Security first: this is how you protect your data in the home office
The recent corona pandemic has forced many of us to work from home. What many forget: Those who work remotely from home or on the go are particularly vulnerable to security risks lurking behind the screen.
The problem with this: At home you work outside of your protected company network. Even if your company provides VPN (Virtual Private Network) access, your computer (and the data stored on it) can be at risk if a hacker attacks your WiFi network at home. In this article, we'll show you the biggest security risks and how you can best avoid them.
Security risks in the home office: data at risk
There are many security risks, especially when working remotely, for which you should be prepared.
Many scammers send phishing emails with the intent to steal sensitive information from the recipient or the company. Especially in special times like these, these “phishers” hope to be successful quickly and easily. For example, they are posing as someone from the company in order to abuse your trust. In the home office in particular, it is often easy prey because it is more difficult to check whether the email is real or fake.
Vulnerabilities in WLAN
While you and your colleagues are working from home, everyone is using their private internet.
This increases the risk of data leaks. Third parties could intercept and access sensitive e-mails, passwords and messages. With unsecured or poorly protected WiFi networks, there is also the risk that other people in your vicinity can access data that is not intended for them.
Be careful when using your own devices
Are you one of those people who also use private devices such as laptops or smartphones for work? It is also useful if you can take part in an online conference on your own mobile phone when you are out and about. Unfortunately, private devices are often not as well protected as the devices your employer makes available to you. In the end, you are jointly responsible for this security risk if sensitive information is stolen from your device.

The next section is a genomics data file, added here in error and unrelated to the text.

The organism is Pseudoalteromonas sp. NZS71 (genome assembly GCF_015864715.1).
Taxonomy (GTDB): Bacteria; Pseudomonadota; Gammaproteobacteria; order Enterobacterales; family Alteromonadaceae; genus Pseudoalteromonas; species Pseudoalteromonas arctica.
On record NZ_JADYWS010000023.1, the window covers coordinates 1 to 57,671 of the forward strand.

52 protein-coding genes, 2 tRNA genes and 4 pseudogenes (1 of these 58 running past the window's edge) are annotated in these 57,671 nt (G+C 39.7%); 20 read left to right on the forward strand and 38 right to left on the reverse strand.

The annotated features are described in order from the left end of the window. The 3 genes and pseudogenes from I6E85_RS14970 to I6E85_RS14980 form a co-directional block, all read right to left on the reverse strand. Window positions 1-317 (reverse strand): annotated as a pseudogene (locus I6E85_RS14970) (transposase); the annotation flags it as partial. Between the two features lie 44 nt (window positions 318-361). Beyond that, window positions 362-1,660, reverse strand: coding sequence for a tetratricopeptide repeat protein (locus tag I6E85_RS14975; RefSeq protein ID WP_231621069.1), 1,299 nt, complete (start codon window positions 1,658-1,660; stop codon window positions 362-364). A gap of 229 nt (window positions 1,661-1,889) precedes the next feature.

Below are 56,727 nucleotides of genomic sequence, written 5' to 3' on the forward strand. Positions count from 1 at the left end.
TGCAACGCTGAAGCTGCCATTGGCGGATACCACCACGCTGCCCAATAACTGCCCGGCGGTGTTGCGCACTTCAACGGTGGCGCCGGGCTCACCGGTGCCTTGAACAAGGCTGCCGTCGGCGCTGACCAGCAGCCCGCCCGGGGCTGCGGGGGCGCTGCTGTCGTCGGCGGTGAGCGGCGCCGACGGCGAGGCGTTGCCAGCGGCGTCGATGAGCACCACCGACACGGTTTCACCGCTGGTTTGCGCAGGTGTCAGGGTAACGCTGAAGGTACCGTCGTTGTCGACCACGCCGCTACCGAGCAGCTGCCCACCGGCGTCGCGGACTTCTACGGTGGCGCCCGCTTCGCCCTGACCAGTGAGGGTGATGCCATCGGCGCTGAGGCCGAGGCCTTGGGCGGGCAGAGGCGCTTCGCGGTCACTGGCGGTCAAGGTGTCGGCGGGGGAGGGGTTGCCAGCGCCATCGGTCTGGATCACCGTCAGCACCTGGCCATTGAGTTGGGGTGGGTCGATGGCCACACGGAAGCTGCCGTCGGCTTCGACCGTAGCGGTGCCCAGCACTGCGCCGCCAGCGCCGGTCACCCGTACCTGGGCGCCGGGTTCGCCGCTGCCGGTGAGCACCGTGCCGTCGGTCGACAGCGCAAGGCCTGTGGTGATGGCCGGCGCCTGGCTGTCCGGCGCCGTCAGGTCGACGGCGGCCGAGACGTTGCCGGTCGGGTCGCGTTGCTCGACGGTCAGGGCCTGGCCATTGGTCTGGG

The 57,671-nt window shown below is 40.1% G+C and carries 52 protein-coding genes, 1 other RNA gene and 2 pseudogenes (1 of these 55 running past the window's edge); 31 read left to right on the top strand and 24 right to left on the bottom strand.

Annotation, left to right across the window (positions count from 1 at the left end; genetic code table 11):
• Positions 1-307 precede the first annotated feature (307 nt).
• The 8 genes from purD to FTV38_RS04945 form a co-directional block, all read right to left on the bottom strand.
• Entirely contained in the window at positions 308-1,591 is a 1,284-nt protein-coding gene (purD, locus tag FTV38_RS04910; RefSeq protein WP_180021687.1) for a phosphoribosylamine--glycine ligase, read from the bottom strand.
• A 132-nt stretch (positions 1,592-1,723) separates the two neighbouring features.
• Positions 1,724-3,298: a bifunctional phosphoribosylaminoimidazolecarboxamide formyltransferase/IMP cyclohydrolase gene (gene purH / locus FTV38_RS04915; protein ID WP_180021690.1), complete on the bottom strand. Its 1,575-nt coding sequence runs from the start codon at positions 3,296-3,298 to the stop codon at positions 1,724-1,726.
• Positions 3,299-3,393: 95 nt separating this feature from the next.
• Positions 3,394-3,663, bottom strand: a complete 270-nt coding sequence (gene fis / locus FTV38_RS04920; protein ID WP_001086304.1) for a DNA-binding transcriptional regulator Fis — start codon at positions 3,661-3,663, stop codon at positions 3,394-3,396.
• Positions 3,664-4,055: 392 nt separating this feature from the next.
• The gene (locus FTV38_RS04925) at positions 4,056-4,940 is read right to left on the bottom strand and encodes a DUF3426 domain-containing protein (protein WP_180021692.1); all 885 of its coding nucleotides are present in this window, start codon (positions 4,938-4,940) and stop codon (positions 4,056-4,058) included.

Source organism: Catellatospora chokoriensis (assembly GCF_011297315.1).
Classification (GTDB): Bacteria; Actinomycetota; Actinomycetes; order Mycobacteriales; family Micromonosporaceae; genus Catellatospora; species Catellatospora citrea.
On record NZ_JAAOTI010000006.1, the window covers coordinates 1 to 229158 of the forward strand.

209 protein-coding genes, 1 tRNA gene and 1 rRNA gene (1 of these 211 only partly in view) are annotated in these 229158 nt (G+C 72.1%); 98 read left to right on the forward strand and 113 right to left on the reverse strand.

Access to the camera
As a rule, this threat affects your privacy more than your company's data: It is known that there are repeated attacks by hackers on webcams. You should also protect yourself against this.
To ensure your safety, there are practical camera covers.
Use the latest updates
Operating system updates usually close important security loopholes. The following also applies in the home office: Always keep your systems up to date - unless the employer has reasons why updates should not be installed - for example, if certain programs have problems with compatibility.
This is how you secure your digital home office
So what steps can you take to protect yourself - and your business - when working from home? We recommend the following steps.
Implement two-factor authentication
Two-factor authentication only grants access to the device and all software after an employee has identified himself with more than one device or account. You know this from online banking: The security code that you receive as an SMS after you have entered the password is the extra security when logging in. Such solutions are also available for companies. If you are an employer and your company processes sensitive data in the home office, you should consider this.
Use strong passwords
Believe it or not, the most commonly used passwords are still “12345678”, “Password” and similar obvious codes. Better to use a password manager or at least make sure that your password is not too short and contains special characters, numbers, upper and lower case letters, etc.
Encrypt your data
Data encryption helps protect sensitive information by translating data into a code that only people within your company can access via a secret key or password. Even if fraudsters intercept the data, they will not be able to "translate" it properly. This applies to all messages or information that you send, receive or save on your devices. There are numerous providers who offer solutions for encrypting your data.
Get antivirus software
Especially if you also use your private laptop or smartphone for work, you should definitely buy and install anti-virus software. Even free solutions from reputable providers are better than not having any virus protection installed at all.
Cover up your camera when you don't need it
If you don't want a stranger looking into your home, you should cover your camera when it's not needed. There is a simple but practical solution: the webcam cover, which you can quickly close and open.
In case of doubt you are liable
If you have agreed a disclaimer of liability with your employer for the professional use of your private devices, you are usually on the safe side if data is stolen. However, if you use a private device without having officially agreed this with your employer, you can also be held liable for the consequences. Therefore, you should definitely clarify what is allowed in your company before you use private devices in your home office for work.